Azure Cloud Temple

He also was one of 6 students (some say it was 11 students) to be taught an ancient healing/combat exercise that was much like Tai Chi Chuan. This exercise originally came from a Tibetan Buddhist temple and was taught at the Azure Cloud Temple on Shan (mountain) Tai one of the five sacred Mountains of China. To get to the Tai Mountain Temple area you have to go up 7200 steps to the summit of the mountain. It takes approximately 2 to 3 hour to walk up the steps. Young master Reeders transversed the step in less than an hour and the Temple masters asked him how he had did it, his rely was, “I took two steps at a time.” Master Reeders was the only one among the group of students that completed the training. Master Reeders had to go to Tibet to perform the exercise to finish his training and was approved by the temple masters. In later years master Reeders taught this exercise to his students. (Some call it Tibetan Tai Chi for lack of a better term. But it is probably an ancient Nata (Kata) of Indian Warrior Class that was used in martial training.

Mountain Temple Steps

Master Reeders learned empty hand fighting techniques and then was taught the Chinese weapons of martial arts. His favorite weapon was the titjiu, which is the same weapon that is called the Sai in Okinawan Karate.

Liu Siong was a renowned master of the martial arts and well-known in Indonesia for his Kuntao. He was blinded in his later years when he was attacked by a number of assailants (possible assassins from China but other say they were a group of Silat masters). One of the attackers threw broken glass in his eyes (a low deceitful act that was no doubt done to minimize master Liu Siong’s abilities to defend himself) and blinded master Siong. This only made the situation deadly and it is stated that Master Liu Siong killed all of the attackers in flurry of lethal techniques (a deceitful act repaid).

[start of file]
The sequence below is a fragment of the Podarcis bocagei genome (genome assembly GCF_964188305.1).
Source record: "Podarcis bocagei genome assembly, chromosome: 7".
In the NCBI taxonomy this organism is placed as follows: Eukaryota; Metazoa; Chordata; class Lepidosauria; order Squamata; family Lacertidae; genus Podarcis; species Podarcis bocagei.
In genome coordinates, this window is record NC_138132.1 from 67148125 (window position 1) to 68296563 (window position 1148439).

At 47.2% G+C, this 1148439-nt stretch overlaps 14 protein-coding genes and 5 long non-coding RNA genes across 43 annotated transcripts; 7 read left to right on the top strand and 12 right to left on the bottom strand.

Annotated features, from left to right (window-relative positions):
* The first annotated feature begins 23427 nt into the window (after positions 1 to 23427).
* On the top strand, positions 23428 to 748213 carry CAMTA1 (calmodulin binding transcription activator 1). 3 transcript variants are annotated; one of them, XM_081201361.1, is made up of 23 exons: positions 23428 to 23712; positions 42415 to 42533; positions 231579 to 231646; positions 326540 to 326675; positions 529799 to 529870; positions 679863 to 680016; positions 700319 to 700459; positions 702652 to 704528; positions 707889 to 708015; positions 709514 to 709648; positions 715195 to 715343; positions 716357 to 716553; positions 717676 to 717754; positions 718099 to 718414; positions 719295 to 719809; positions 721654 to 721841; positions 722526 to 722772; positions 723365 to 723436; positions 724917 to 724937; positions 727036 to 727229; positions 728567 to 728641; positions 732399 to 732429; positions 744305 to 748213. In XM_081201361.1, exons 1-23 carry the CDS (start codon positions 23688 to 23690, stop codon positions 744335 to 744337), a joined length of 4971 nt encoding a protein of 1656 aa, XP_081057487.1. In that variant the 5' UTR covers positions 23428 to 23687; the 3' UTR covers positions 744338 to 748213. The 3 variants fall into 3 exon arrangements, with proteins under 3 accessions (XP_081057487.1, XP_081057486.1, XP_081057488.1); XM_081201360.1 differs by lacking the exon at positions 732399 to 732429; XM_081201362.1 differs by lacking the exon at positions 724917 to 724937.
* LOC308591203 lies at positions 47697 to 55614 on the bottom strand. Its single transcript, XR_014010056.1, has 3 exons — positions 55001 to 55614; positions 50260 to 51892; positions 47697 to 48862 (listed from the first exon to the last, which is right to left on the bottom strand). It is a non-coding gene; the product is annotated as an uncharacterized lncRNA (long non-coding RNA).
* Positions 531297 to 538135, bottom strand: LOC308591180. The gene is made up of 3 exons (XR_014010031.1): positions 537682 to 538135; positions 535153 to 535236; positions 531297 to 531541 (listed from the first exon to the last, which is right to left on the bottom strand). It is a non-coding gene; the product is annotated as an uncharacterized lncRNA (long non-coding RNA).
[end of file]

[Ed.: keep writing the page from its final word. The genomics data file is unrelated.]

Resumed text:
During these years, young Willem’s uncle, Liu Siong trained his nephew in both Shaolin Chuan and Kuntao. Uncle Liu Siong told his nephew Willem, if a practitioner of another system confronts you, it is best to know that system so you can fight against it. Liu Siong also encouraged his nephew to learn all the martial arts that were available to him. Master Reeders had met Ernest “Nes” De Vries in Siam during World War Two and became good friends. Nes De Vries was a student of Mas Djut, who was a Pukulan Master and Willem and Nes De Vries started sharing some fight techniques. Ernest de Vries did not care much for the Forms of the system and was more interested in fighting. According to Grandmaster Reeders, Nes De Vries was a fierce fighter and few could match his skills. Grandmaster Reeders felt much the same way about Forms and loved learning useful fighting techniques. Nes De Vries taught Master Reeders much of the Pukulan Pak Serak fighting system. Nes then introduced Master Reeders to his teacher, Mas Djut and the two studied together with the Pukulan master. Through Nes De Vries, Master Reeders met the de Thouars brothers, William, Paul, Maurice, and Victor. The de Thouars brothers were the nephews to Nes De Vries. Also during this time, Master Reeders learned a number of the other another Indonesian fighting system of Penjak Silat from several other masters. Some of the masters were Leo Sjel, Lion De Riearere, Theo Schrijn, the Soverbier brothers, Puk and Mancho, Tji Petjut, Abu Saman, and Suro Djawan. Master Reeders later studied Shotokan Karate, Judo, and Shorinji Kempo at the Budokan in Japan.